PEROT-ESQUE TEXAN FISHER RUNS FOR SENATE

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Call it politics Perot-style.

Richard Fisher, a former senior aide to the Ross Perot presidential campaign, defeated Jim Mattox in last week's runoff for the Democratic U.S. Senate nomination in Texas by campaigning as a political outsider and newcomer to politics, like Mr. Perot. The millionaire businessman also spent his own money-more than $1.5 million for the March primary and last week's runoff campaigns. And he advocates a new approach to Washington politics.

Mr. Fisher relied on experienced Democratic political media consultants Strother/Duffy/Strother, Washington, to run a hard-hitting TV campaign that helped him land 54% of the vote in the runoff.

The new-to-politics positioning was effective against Mr. Mattox, a well-known but controversial Democrat, who as a two-term state attorney general aggressively challenged consumer product companies and their ads.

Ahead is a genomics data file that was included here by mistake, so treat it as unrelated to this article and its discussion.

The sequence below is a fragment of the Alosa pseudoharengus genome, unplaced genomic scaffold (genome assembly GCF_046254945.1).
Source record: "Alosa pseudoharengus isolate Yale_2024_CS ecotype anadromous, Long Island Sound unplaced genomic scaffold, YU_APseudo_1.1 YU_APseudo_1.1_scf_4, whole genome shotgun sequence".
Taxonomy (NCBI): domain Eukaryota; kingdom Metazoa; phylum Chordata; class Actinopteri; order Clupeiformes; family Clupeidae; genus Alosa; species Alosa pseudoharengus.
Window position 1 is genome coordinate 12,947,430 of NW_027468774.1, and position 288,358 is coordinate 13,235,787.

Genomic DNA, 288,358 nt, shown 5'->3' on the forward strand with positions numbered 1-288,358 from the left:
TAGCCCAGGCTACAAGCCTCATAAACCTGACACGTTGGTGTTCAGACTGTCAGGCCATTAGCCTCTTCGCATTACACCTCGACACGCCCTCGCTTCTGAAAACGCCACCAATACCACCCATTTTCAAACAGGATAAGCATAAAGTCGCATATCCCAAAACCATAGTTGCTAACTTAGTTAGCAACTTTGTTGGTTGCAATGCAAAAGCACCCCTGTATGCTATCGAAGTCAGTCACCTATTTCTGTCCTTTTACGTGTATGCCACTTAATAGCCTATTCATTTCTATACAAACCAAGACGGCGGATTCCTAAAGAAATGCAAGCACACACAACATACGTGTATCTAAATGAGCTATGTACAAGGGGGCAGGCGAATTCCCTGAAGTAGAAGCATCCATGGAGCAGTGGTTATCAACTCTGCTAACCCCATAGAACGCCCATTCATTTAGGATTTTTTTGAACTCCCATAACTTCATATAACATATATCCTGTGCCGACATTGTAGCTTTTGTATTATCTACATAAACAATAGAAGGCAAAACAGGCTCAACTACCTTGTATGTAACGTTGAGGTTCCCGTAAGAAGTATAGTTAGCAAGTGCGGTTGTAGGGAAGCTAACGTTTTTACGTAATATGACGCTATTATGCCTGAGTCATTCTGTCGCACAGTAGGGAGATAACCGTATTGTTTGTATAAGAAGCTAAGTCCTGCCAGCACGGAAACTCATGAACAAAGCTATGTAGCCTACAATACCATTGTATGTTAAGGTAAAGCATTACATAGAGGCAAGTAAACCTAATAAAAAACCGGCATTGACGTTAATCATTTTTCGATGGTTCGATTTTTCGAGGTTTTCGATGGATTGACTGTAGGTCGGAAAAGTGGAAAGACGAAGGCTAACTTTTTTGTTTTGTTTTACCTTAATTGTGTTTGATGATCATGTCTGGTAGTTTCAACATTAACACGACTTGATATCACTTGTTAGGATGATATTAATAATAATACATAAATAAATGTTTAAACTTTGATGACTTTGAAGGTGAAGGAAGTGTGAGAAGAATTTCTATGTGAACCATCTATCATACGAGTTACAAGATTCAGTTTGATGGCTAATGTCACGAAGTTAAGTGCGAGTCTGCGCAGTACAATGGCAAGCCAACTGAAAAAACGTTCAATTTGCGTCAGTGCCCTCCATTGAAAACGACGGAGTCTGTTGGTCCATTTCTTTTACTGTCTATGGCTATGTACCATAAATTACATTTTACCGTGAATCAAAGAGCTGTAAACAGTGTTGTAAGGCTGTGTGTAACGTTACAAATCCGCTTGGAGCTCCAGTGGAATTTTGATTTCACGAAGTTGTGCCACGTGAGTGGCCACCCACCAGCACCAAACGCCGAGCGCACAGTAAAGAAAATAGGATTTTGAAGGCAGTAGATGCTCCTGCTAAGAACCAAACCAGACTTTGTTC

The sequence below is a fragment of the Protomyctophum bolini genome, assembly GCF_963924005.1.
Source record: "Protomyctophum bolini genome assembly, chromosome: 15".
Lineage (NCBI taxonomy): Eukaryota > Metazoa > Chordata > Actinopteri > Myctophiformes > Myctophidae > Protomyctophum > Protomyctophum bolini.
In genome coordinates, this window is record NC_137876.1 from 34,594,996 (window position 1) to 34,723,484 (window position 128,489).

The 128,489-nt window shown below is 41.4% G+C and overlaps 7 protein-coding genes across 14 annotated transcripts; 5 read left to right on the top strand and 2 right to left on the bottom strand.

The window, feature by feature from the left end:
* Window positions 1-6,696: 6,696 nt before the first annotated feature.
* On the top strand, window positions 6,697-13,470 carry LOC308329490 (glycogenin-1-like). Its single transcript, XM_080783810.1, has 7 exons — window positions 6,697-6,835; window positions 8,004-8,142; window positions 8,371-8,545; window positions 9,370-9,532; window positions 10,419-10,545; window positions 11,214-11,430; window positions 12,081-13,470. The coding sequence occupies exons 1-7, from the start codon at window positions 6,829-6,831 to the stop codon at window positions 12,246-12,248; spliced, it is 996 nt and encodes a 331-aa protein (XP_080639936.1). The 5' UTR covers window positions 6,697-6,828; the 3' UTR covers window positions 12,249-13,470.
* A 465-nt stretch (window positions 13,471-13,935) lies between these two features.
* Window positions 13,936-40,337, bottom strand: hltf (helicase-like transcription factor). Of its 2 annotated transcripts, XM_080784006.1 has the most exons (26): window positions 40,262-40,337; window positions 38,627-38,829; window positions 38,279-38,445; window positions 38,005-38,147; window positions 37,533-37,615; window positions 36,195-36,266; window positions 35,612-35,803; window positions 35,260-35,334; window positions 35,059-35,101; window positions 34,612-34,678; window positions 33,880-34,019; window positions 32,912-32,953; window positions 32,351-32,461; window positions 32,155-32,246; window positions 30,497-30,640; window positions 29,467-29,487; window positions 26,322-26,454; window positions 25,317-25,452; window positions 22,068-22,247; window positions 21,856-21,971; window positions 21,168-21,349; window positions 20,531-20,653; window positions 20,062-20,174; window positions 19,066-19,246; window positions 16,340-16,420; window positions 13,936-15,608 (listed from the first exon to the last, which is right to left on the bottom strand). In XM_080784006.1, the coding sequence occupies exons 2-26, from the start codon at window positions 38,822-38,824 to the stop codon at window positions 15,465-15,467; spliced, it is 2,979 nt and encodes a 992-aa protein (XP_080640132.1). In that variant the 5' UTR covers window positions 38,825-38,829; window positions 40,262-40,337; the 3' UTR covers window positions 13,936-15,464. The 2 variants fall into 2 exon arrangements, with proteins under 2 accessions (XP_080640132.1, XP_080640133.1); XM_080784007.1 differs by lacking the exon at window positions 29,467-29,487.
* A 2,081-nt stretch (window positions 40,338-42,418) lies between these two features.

"Rick Fisher ran as an outsider, a businessman and as someone who wanted to bring a new approach to Washington," said George Strong, Democratic political consultant in Houston. "The TV spots worked for him and were instrumental in getting him through the primary and winning the runoff."

Mr. Fisher, fluent in Spanish, targeted the Hispanic market in both the primary and runoff elections with TV spots where he switched back and forth between Spanish and English.

"Part of the key to his success in these commercials was his ability to transition between the two languages," said a campaign spokesman. Radio spots in Spanish were also part of the mix.

Mr. Fisher, 45, will continue to use the outsider theme in the general election in November against incumbent Republican Kay Bailey Hutchison, who last year won a special election to the Senate by defeating Mr. Fisher, among others.

Mr. Fisher is fond of saying that Sen. Hutchison was elected to the Texas House of Representatives the year after he graduated from college. "She's old status-quo professional politician, an insider," he said last week. "I'm an outsider."

The two candidates are expected to spend $8 million to $10 million each.

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